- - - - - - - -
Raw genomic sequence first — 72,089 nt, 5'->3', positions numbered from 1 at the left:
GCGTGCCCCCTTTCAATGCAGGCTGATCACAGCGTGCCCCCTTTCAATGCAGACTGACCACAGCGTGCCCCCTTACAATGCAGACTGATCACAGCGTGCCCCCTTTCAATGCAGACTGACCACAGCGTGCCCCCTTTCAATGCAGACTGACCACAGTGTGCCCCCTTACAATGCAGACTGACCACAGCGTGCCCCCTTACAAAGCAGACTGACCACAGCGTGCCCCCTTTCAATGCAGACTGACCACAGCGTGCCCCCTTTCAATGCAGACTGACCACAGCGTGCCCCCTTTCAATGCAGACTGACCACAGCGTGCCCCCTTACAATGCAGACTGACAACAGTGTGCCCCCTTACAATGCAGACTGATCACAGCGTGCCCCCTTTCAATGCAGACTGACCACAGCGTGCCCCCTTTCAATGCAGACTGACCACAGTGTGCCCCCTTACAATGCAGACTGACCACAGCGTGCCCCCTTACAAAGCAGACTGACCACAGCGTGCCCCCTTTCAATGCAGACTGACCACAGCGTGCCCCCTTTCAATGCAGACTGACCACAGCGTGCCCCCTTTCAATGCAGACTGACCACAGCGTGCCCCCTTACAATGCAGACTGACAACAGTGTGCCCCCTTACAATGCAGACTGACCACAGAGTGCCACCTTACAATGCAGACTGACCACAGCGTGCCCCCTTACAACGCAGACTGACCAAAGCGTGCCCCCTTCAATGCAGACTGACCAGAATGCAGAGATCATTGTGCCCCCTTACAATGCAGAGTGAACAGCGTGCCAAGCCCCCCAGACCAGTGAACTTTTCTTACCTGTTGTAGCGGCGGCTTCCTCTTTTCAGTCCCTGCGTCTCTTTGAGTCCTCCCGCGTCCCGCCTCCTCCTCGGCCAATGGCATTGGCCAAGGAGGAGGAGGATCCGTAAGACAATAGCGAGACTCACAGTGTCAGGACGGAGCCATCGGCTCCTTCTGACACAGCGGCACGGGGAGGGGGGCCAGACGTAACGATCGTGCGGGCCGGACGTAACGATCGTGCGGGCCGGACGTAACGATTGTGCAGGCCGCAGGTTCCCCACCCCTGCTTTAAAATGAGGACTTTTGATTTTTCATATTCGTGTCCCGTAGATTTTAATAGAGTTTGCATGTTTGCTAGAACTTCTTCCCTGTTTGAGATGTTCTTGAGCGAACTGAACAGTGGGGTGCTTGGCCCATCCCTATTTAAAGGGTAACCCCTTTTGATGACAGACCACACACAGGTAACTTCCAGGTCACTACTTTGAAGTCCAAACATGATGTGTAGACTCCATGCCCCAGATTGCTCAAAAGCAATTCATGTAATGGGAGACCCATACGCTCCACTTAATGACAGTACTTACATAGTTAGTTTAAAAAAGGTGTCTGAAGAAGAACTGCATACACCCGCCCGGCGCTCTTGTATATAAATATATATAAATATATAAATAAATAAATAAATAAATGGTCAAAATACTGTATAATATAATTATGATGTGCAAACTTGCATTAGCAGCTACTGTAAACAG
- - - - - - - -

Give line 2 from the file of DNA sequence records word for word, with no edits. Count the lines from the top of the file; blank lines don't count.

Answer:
GCGTGCCCCCTTTCAATGCAGGCTGATCACAGCGTGCCCCCTTTCAATGCAGACTGACCACAGCGTGCCCCCTTACAATGCAGACTGATCACAGCGTGCCCCCTTTCAATGCAGACTGACCACAGCGTGCCCCCTTTCAATGCAGACTGACCACAGTGTGCCCCCTTACAATGCAGACTGACCACAGCGTGCCCCCTTACAAAGCAGACTGACCACAGCGTGCCCCCTTTCAATGCAGACTGACCACAGCGTGCCCCCTTTCAATGCAGACTGACCACAGCGTGCCCCCTTTCAATGCAGACTGACCACAGCGTGCCCCCTTACAATGCAGACTGACAACAGTGTGCCCCCTTACAATGCAGACTGATCACAGCGTGCCCCCTTTCAATGCAGACTGACCACAGCGTGCCCCCTTTCAATGCAGACTGACCACAGTGTGCCCCCTTACAATGCAGACTGACCACAGCGTGCCCCCTTACAAAGCAGACTGACCACAGCGTGCCCCCTTTCAATGCAGACTGACCACAGCGTGCCCCCTTTCAATGCAGACTGACCACAGCGTGCCCCCTTTCAATGCAGACTGACCACAGCGTGCCCCCTTACAATGCAGACTGACAACAGTGTGCCCCCTTACAATGCAGACTGACCACAGAGTGCCACCTTACAATGCAGACTGACCACAGCGTGCCCCCTTACAACGCAGACTGACCAAAGCGTGCCCCCTTCAATGCAGACTGACCAGAATGCAGAGATCATTGTGCCCCCTTACAATGCAGAGTGAACAGCGTGCCAAGCCCCCCAGACCAGTGAACTTTTCTTACCTGTTGTAGCGGCGGCTTCCTCTTTTCAGTCCCTGCGTCTCTTTGAGTCCTCCCGCGTCCCGCCTCCTCCTCGGCCAATGGCATTGGCCAAGGAGGAGGAGGATCCGTAAGACAATAGCGAGACTCACAGTGTCAGGACGGAGCCATCGGCTCCTTCTGACACAGCGGCACGGGGAGGGGGGCCAGACGTAACGATCGTGCGGGCCGGACGTAACGATCGTGCGGGCCGGACGTAACGATTGTGCAGGCCGCAGGTTCCCCACCCCTGCTTTAAAATGAGGACTTTTGATTTTTCATATTCGTGTCCCGTAGATTTTAATAGAGTTTGCATGTTTGCTAGAACTTCTTCCCTGTTTGAGATGTTCTTGAGCGAACTGAACAGTGGGGTGCTTGGCCCATCCCTATTTAAAGGGTAACCCCTTTTGATGACAGACCACACACAGGTAACTTCCAGGTCACTACTTTGAAGTCCAAACATGATGTGTAGACTCCATGCCCCAGATTGCTCAAAAGCAATTCATGTAATGGGAGACCCATACGCTCCACTTAATGACAGTACTTACATAGTTAGTTTAAAAAAGGTGTCTGAAGAAGAACTGCATACACCCGCCCGGCGCTCTTGTATATAAATATATATAAATATATAAATAAATAAATAAATAAATGGTCAAAATACTGTATAATATAATTATGATGTGCAAACTTGCATTAGCAGCTACTGTAAACAG